We’ve all been graded on our work for what seems like forever. But are grades hindering our ability to think creatively? Recently, the argument has been made that they are.
According to a 2002 study done at the University of Michigan, 80% of the students surveyed based their self-worth on academic performance. On top of this, students said that they were less willing to take on challenging tasks when there were grades involved, for fear of receiving a poor grade. Students who get good grades are regarded as intelligent, even though some of the brightest kids don’t necessarily get the best grades.
Because of these fears and the pressure to get good grades, students are unwilling to be creative. Creativity is stifled by harsh guidelines and rubrics. Rather than feeling comfortable stepping out of the box, students feel stifled and stuck.
All of this has to do with intrinsic versus extrinsic motivation. Studies, including the ones mentioned by Collins and Amabile in the article “Motivation and Creativity,” have found just how important intrinsic motivation is to creativity. Grades create extrinsic motivation, with students working primarily to meet certain requirements and, ultimately, to earn a good grade. However, studies on creativity have shown that high levels of intrinsic motivation, combined with relatively low levels of extrinsic motivation, can help people be less susceptible to pressures to perform, so they are able to perform more creatively. When high levels of extrinsic motivators are present, people lose the desire to be more creative and explore different possibilities.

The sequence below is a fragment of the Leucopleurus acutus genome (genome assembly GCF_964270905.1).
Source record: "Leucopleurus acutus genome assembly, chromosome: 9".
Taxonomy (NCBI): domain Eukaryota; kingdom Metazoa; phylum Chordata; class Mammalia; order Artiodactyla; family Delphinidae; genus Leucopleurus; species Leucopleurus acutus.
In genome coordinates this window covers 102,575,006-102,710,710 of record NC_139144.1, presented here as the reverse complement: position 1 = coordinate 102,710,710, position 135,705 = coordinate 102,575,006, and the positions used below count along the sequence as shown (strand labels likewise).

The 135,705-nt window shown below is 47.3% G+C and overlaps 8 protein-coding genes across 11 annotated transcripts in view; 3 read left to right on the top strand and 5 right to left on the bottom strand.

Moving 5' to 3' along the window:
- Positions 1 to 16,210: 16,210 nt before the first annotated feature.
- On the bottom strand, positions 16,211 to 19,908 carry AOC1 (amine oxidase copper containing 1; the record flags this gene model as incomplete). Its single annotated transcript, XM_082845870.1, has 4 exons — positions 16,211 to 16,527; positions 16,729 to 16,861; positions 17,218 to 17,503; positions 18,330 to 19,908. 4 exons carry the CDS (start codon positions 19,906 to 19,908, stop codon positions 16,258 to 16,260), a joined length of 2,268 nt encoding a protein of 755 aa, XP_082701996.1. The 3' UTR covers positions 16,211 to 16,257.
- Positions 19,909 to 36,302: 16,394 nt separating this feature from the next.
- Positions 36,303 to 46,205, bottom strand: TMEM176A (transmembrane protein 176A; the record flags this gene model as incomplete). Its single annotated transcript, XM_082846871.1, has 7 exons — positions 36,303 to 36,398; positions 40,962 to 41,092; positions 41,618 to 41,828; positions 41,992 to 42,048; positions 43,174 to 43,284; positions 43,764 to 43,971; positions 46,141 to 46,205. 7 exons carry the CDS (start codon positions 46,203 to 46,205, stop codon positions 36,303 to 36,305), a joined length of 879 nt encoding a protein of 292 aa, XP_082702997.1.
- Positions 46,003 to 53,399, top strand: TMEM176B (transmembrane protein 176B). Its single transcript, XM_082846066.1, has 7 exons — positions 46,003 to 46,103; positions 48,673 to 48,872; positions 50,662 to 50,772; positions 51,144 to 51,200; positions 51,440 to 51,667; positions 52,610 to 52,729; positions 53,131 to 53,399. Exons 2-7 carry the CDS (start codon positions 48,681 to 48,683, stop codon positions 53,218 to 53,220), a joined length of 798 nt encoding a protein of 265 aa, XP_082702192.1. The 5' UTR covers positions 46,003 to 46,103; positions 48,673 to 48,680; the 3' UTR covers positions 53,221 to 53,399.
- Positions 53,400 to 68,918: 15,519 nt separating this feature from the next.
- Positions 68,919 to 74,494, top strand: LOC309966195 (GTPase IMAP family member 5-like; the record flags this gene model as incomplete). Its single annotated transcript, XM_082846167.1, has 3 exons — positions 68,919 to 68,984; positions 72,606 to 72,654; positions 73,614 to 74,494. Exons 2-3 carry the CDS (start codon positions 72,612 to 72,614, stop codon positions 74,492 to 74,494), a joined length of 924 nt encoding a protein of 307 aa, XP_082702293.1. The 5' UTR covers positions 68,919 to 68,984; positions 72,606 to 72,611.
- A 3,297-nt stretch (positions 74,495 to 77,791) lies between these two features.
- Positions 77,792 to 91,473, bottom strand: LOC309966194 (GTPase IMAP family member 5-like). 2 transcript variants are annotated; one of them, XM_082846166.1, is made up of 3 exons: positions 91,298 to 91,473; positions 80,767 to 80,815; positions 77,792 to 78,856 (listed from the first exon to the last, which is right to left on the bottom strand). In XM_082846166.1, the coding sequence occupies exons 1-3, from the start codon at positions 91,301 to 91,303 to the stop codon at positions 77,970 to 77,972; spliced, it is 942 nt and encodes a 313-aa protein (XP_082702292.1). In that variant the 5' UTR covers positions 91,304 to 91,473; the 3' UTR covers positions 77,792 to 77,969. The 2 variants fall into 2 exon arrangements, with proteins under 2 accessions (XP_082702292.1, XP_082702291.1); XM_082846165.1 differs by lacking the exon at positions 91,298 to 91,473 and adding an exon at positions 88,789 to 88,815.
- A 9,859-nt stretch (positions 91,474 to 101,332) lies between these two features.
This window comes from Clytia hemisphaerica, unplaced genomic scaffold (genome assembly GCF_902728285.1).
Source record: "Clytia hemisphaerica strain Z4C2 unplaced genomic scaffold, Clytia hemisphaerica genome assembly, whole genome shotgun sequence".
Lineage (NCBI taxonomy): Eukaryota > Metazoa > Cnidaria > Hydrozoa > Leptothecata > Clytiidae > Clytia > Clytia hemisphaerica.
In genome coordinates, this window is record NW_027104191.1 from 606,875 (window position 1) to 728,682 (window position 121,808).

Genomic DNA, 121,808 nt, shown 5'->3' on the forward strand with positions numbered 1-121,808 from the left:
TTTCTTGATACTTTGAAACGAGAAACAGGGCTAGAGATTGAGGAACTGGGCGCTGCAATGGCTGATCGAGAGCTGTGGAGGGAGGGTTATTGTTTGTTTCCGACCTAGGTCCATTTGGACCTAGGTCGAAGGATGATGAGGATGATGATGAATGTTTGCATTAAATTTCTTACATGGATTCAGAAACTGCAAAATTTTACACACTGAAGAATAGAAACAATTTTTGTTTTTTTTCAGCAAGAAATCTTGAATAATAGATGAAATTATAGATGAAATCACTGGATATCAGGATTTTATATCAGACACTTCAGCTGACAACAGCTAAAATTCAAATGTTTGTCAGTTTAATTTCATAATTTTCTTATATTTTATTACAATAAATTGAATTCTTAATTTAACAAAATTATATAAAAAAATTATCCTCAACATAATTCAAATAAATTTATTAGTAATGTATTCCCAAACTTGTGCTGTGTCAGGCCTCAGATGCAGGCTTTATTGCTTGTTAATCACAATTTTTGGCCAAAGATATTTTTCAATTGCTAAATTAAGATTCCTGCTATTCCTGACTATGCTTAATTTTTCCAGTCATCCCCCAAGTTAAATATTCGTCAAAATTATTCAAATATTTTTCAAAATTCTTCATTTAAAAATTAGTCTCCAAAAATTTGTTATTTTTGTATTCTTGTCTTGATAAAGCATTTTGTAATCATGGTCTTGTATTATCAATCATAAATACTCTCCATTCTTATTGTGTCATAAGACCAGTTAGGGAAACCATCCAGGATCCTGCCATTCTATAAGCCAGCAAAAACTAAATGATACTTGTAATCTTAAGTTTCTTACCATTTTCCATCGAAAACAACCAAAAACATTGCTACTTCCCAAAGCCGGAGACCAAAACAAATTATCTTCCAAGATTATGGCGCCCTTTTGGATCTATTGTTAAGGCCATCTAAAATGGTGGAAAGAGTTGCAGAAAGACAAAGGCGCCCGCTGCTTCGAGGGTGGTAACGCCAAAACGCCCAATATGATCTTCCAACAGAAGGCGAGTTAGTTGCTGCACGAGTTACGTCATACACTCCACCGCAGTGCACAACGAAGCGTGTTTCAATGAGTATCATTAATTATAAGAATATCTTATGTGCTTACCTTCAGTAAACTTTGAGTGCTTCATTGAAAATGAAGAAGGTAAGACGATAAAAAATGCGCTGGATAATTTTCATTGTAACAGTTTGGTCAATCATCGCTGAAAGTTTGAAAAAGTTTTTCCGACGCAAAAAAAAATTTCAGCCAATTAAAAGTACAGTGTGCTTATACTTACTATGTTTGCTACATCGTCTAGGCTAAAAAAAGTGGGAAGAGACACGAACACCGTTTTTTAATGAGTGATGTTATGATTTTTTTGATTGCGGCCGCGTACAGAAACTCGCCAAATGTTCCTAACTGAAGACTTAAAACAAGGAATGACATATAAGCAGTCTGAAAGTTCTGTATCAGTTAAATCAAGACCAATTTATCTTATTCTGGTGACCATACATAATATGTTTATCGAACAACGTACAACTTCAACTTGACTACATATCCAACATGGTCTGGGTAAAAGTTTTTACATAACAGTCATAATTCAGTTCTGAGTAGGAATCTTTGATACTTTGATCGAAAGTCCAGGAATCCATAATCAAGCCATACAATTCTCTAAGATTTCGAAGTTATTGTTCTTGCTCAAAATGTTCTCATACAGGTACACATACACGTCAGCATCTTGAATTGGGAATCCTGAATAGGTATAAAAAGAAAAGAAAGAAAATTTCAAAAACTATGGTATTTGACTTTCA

Intrinsic/extrinsic motivators can also transfer to the workplace. It is argued that management often stifles creativity because they focus too much on extrinsic motivators, rather than looking on what individuals need in order to perform creatively and become innovators. If managers focus too much on things like goals and evaluations, it can add too much bad pressure on employees, and discourage creative thinking.
Overall, it is possible that grades hinder our ability to think creatively. When assignments have very stringent guidelines, it is difficult to think outside the box, so to speak. This can transfer into the workplace, with too many extrinsic motivators limiting our ability to innovate and come up with creative solutions to problems.
Collins, M.A., & Amabile, T.M. (1999). Motivation and creativity. In Robert J. Sternberg (Ed.) Handbook of Creativity. New York: Cambridge University Press.